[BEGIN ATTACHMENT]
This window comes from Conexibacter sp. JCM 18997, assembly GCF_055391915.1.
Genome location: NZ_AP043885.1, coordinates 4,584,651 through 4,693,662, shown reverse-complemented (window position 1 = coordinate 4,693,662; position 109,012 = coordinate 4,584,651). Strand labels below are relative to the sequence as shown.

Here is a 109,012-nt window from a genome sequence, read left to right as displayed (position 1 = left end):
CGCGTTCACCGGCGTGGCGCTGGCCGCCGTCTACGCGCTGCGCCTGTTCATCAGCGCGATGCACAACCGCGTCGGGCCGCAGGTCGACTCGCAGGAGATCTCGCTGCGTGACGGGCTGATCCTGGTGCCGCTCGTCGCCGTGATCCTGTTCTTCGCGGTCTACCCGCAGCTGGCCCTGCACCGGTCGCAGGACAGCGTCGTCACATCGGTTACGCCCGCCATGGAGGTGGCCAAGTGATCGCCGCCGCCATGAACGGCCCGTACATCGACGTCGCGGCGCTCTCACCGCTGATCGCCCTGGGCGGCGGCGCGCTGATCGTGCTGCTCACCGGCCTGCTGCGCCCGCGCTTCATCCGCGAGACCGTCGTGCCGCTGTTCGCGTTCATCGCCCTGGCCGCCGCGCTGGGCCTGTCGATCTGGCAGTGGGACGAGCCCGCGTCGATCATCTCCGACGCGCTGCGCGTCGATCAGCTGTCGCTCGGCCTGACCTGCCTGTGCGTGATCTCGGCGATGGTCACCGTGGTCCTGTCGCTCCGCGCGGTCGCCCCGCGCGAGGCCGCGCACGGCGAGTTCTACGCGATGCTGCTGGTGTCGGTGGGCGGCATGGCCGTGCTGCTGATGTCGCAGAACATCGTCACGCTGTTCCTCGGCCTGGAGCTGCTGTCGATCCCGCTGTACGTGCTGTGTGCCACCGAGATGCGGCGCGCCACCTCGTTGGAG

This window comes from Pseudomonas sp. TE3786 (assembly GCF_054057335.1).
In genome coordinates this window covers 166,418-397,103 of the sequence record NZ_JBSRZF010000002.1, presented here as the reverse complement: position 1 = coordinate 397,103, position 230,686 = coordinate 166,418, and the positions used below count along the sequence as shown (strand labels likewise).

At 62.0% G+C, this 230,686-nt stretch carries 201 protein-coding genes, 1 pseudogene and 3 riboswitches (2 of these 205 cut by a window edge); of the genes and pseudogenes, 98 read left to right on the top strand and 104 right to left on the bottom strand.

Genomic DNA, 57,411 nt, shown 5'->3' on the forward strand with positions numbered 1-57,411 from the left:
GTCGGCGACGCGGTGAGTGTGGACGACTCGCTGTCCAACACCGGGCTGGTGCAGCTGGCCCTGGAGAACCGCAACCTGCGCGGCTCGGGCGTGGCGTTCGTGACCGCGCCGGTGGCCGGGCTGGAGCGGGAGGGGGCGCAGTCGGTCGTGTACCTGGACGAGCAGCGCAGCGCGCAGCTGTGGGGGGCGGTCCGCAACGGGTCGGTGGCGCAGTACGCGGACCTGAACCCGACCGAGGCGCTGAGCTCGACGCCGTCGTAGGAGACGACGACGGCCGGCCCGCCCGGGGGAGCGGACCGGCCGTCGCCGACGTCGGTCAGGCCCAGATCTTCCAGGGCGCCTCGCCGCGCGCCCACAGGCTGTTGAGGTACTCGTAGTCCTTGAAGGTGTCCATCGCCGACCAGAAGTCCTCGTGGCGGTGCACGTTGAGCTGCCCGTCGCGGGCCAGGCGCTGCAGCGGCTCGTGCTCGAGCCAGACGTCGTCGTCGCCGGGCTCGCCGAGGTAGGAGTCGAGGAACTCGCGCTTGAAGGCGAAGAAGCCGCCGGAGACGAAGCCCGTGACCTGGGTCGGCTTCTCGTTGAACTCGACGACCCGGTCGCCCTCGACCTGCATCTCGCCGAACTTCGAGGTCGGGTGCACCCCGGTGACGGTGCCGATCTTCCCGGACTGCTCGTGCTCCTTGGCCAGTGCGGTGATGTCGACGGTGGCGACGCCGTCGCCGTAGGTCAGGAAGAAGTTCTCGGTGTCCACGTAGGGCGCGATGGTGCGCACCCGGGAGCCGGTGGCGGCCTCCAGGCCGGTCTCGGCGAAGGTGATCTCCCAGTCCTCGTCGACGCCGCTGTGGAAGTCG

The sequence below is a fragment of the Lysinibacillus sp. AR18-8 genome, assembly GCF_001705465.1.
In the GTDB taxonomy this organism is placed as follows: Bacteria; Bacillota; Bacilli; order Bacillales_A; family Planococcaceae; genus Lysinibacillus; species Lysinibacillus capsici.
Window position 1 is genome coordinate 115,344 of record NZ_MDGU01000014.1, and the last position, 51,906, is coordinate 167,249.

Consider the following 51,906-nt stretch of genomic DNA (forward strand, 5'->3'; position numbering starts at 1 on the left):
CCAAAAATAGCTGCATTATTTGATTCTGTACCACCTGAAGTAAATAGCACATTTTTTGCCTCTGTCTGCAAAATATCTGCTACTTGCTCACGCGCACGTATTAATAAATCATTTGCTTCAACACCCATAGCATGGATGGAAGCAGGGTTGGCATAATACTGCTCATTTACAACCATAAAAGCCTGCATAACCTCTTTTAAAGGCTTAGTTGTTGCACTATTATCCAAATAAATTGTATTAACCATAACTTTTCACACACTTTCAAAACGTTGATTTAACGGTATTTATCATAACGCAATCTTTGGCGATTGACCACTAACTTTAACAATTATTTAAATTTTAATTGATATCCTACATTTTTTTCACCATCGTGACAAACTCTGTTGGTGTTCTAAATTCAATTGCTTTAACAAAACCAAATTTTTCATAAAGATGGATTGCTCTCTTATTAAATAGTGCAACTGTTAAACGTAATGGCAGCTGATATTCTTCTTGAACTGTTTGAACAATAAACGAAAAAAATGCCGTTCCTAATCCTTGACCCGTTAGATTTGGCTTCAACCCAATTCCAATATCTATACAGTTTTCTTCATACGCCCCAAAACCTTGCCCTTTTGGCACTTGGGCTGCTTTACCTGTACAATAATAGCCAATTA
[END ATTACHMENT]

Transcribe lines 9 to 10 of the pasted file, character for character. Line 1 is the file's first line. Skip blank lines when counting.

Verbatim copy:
GTCGGCGACGCGGTGAGTGTGGACGACTCGCTGTCCAACACCGGGCTGGTGCAGCTGGCCCTGGAGAACCGCAACCTGCGCGGCTCGGGCGTGGCGTTCGTGACCGCGCCGGTGGCCGGGCTGGAGCGGGAGGGGGCGCAGTCGGTCGTGTACCTGGACGAGCAGCGCAGCGCGCAGCTGTGGGGGGCGGTCCGCAACGGGTCGGTGGCGCAGTACGCGGACCTGAACCCGACCGAGGCGCTGAGCTCGACGCCGTCGTAGGAGACGACGACGGCCGGCCCGCCCGGGGGAGCGGACCGGCCGTCGCCGACGTCGGTCAGGCCCAGATCTTCCAGGGCGCCTCGCCGCGCGCCCACAGGCTGTTGAGGTACTCGTAGTCCTTGAAGGTGTCCATCGCCGACCAGAAGTCCTCGTGGCGGTGCACGTTGAGCTGCCCGTCGCGGGCCAGGCGCTGCAGCGGCTCGTGCTCGAGCCAGACGTCGTCGTCGCCGGGCTCGCCGAGGTAGGAGTCGAGGAACTCGCGCTTGAAGGCGAAGAAGCCGCCGGAGACGAAGCCCGTGACCTGGGTCGGCTTCTCGTTGAACTCGACGACCCGGTCGCCCTCGACCTGCATCTCGCCGAACTTCGAGGTCGGGTGCACCCCGGTGACGGTGCCGATCTTCCCGGACTGCTCGTGCTCCTTGGCCAGTGCGGTGATGTCGACGGTGGCGACGCCGTCGCCGTAGGTCAGGAAGAAGTTCTCGGTGTCCACGTAGGGCGCGATGGTGCGCACCCGGGAGCCGGTGGCGGCCTCCAGGCCGGTCTCGGCGAAGGTGATCTCCCAGTCCTCGTCGACGCCGCTGTGGAAGTCG

The sequence below is a fragment of the Lysinibacillus sp. AR18-8 genome, assembly GCF_001705465.1.